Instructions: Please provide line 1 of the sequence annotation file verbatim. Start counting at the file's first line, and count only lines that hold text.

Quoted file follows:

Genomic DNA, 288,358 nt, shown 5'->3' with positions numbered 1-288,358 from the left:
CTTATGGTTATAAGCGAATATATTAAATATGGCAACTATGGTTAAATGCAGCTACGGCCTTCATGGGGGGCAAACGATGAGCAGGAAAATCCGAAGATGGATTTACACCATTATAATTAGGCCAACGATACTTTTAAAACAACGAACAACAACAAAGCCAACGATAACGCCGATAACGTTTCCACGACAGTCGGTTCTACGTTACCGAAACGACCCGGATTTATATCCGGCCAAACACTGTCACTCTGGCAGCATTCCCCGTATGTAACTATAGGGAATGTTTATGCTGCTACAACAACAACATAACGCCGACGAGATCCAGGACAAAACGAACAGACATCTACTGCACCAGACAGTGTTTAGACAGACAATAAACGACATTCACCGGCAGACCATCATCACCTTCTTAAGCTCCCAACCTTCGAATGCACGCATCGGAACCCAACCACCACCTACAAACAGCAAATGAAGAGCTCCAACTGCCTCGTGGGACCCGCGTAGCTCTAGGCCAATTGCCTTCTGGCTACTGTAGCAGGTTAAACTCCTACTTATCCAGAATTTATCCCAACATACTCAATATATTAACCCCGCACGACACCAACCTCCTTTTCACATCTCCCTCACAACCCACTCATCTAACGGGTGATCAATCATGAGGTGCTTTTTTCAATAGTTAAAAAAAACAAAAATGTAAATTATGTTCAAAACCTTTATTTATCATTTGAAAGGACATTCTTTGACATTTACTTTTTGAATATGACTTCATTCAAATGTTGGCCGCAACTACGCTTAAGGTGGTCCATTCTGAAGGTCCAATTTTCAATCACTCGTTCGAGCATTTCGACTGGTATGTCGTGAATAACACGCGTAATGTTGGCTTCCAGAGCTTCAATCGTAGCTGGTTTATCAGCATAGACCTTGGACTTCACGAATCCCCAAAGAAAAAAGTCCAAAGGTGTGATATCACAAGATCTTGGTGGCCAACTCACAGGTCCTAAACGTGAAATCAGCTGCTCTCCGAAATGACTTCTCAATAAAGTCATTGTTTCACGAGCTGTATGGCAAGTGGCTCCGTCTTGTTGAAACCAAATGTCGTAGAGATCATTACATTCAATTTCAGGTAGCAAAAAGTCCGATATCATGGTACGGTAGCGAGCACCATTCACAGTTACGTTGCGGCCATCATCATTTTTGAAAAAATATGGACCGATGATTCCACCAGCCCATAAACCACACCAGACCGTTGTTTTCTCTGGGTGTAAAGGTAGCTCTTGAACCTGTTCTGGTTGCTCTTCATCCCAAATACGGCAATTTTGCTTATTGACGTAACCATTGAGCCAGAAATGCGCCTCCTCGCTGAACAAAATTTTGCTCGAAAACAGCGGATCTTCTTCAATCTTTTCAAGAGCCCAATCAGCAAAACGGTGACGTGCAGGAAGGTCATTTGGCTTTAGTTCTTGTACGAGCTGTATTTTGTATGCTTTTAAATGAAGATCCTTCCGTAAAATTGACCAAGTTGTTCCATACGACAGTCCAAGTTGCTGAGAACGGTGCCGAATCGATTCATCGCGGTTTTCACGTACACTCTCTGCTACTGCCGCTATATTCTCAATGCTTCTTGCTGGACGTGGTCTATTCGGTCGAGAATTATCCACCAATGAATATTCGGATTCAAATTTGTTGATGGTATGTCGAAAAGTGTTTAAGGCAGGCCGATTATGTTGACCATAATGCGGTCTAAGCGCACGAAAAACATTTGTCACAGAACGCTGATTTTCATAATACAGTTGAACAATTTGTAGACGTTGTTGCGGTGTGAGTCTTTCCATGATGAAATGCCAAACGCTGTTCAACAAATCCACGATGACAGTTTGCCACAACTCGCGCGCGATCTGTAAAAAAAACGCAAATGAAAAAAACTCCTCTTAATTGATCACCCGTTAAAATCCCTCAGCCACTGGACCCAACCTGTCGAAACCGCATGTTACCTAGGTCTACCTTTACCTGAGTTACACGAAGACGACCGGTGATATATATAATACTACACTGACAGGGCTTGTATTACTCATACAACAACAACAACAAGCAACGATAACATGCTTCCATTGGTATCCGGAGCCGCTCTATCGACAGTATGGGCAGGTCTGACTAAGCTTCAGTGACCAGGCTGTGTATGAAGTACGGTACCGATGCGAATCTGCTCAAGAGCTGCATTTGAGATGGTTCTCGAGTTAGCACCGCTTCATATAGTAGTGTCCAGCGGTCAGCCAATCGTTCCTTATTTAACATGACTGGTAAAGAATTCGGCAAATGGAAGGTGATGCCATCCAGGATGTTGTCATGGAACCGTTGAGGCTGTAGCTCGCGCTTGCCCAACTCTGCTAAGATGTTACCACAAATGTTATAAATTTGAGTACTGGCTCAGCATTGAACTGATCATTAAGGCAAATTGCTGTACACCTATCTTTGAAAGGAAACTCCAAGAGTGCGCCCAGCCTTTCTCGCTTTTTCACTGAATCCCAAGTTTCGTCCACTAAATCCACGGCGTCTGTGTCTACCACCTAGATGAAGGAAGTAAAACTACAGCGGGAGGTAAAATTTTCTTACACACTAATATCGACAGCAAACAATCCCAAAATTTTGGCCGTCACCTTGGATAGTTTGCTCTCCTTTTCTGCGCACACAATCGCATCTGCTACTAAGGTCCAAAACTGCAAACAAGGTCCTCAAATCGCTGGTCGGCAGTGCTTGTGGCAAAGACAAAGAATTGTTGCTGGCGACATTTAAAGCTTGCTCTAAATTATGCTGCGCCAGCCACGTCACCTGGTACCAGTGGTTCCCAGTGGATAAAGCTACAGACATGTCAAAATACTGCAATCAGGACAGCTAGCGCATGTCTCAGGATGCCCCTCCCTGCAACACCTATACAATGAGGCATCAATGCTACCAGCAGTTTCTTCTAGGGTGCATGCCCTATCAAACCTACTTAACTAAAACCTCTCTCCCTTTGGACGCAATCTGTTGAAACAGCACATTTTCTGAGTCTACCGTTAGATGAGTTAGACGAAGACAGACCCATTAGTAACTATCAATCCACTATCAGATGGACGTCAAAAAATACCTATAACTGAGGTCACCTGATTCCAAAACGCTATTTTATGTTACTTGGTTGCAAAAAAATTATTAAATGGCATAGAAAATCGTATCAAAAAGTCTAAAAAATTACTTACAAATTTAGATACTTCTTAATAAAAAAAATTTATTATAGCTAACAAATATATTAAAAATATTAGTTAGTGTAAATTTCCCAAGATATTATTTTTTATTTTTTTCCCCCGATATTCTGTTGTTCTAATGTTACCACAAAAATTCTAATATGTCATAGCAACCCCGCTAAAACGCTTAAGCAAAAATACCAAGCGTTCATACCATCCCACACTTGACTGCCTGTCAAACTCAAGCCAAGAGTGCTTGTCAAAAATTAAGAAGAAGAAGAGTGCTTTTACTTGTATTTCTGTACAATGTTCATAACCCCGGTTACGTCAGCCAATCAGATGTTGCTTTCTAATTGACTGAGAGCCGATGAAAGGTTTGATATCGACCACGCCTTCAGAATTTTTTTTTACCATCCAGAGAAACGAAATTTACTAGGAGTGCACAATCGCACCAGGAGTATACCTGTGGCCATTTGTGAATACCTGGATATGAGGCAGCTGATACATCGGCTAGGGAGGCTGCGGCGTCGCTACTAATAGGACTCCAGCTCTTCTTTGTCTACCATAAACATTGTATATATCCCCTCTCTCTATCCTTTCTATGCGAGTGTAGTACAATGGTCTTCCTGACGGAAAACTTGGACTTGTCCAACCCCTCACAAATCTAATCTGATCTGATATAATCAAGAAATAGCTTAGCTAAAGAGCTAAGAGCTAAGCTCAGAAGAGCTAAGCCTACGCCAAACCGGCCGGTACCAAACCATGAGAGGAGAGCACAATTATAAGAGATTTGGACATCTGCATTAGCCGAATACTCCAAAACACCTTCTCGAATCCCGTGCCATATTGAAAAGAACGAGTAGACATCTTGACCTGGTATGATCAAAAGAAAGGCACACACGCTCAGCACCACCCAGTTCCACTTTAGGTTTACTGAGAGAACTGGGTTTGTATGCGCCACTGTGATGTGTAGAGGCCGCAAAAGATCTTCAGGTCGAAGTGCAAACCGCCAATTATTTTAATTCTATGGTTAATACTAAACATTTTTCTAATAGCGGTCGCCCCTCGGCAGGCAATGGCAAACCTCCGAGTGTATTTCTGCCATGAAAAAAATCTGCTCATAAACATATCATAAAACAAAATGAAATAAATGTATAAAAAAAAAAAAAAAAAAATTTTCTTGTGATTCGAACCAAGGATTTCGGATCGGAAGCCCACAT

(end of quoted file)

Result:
Genomic DNA, 288,358 nt, shown 5'->3' with positions numbered 1-288,358 from the left: